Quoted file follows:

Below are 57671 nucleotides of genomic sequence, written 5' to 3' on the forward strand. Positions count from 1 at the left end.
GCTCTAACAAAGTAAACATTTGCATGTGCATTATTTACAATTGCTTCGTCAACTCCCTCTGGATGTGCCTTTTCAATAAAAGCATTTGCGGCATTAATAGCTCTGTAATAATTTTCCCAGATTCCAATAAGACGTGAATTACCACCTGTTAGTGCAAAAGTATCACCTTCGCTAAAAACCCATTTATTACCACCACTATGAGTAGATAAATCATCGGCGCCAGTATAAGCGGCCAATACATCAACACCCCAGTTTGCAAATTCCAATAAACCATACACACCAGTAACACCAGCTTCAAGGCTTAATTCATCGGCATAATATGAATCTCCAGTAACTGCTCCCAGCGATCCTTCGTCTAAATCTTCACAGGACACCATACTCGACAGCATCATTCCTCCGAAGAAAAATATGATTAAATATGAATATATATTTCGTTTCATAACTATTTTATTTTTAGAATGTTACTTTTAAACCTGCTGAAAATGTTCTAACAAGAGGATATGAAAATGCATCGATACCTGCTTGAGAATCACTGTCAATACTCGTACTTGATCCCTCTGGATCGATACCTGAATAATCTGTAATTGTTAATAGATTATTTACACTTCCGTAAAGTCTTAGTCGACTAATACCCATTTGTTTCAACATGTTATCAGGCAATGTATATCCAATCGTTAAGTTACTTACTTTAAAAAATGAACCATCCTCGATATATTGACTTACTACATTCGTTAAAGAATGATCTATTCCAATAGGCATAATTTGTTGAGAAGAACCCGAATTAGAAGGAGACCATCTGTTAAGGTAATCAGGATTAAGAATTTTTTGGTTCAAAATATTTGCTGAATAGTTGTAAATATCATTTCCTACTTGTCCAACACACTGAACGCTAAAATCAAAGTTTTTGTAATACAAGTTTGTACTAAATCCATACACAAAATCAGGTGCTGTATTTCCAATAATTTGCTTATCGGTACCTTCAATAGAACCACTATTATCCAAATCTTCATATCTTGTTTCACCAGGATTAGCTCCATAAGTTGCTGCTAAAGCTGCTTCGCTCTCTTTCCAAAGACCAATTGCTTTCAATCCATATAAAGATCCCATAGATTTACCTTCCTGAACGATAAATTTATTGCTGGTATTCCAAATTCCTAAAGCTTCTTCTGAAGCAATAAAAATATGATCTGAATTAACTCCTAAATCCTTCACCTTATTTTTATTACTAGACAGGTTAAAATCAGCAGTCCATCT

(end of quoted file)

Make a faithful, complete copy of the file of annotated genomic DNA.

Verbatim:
Below are 57671 nucleotides of genomic sequence, written 5' to 3' on the forward strand. Positions count from 1 at the left end.
GCTCTAACAAAGTAAACATTTGCATGTGCATTATTTACAATTGCTTCGTCAACTCCCTCTGGATGTGCCTTTTCAATAAAAGCATTTGCGGCATTAATAGCTCTGTAATAATTTTCCCAGATTCCAATAAGACGTGAATTACCACCTGTTAGTGCAAAAGTATCACCTTCGCTAAAAACCCATTTATTACCACCACTATGAGTAGATAAATCATCGGCGCCAGTATAAGCGGCCAATACATCAACACCCCAGTTTGCAAATTCCAATAAACCATACACACCAGTAACACCAGCTTCAAGGCTTAATTCATCGGCATAATATGAATCTCCAGTAACTGCTCCCAGCGATCCTTCGTCTAAATCTTCACAGGACACCATACTCGACAGCATCATTCCTCCGAAGAAAAATATGATTAAATATGAATATATATTTCGTTTCATAACTATTTTATTTTTAGAATGTTACTTTTAAACCTGCTGAAAATGTTCTAACAAGAGGATATGAAAATGCATCGATACCTGCTTGAGAATCACTGTCAATACTCGTACTTGATCCCTCTGGATCGATACCTGAATAATCTGTAATTGTTAATAGATTATTTACACTTCCGTAAAGTCTTAGTCGACTAATACCCATTTGTTTCAACATGTTATCAGGCAATGTATATCCAATCGTTAAGTTACTTACTTTAAAAAATGAACCATCCTCGATATATTGACTTACTACATTCGTTAAAGAATGATCTATTCCAATAGGCATAATTTGTTGAGAAGAACCCGAATTAGAAGGAGACCATCTGTTAAGGTAATCAGGATTAAGAATTTTTTGGTTCAAAATATTTGCTGAATAGTTGTAAATATCATTTCCTACTTGTCCAACACACTGAACGCTAAAATCAAAGTTTTTGTAATACAAGTTTGTACTAAATCCATACACAAAATCAGGTGCTGTATTTCCAATAATTTGCTTATCGGTACCTTCAATAGAACCACTATTATCCAAATCTTCATATCTTGTTTCACCAGGATTAGCTCCATAAGTTGCTGCTAAAGCTGCTTCGCTCTCTTTCCAAAGACCAATTGCTTTCAATCCATATAAAGATCCCATAGATTTACCTTCCTGAACGATAAATTTATTGCTGGTATTCCAAATTCCTAAAGCTTCTTCTGAAGCAATAAAAATATGATCTGAATTAACTCCTAAATCCTTCACCTTATTTTTATTACTAGACAGGTTAAAATCAGCAGTCCATCT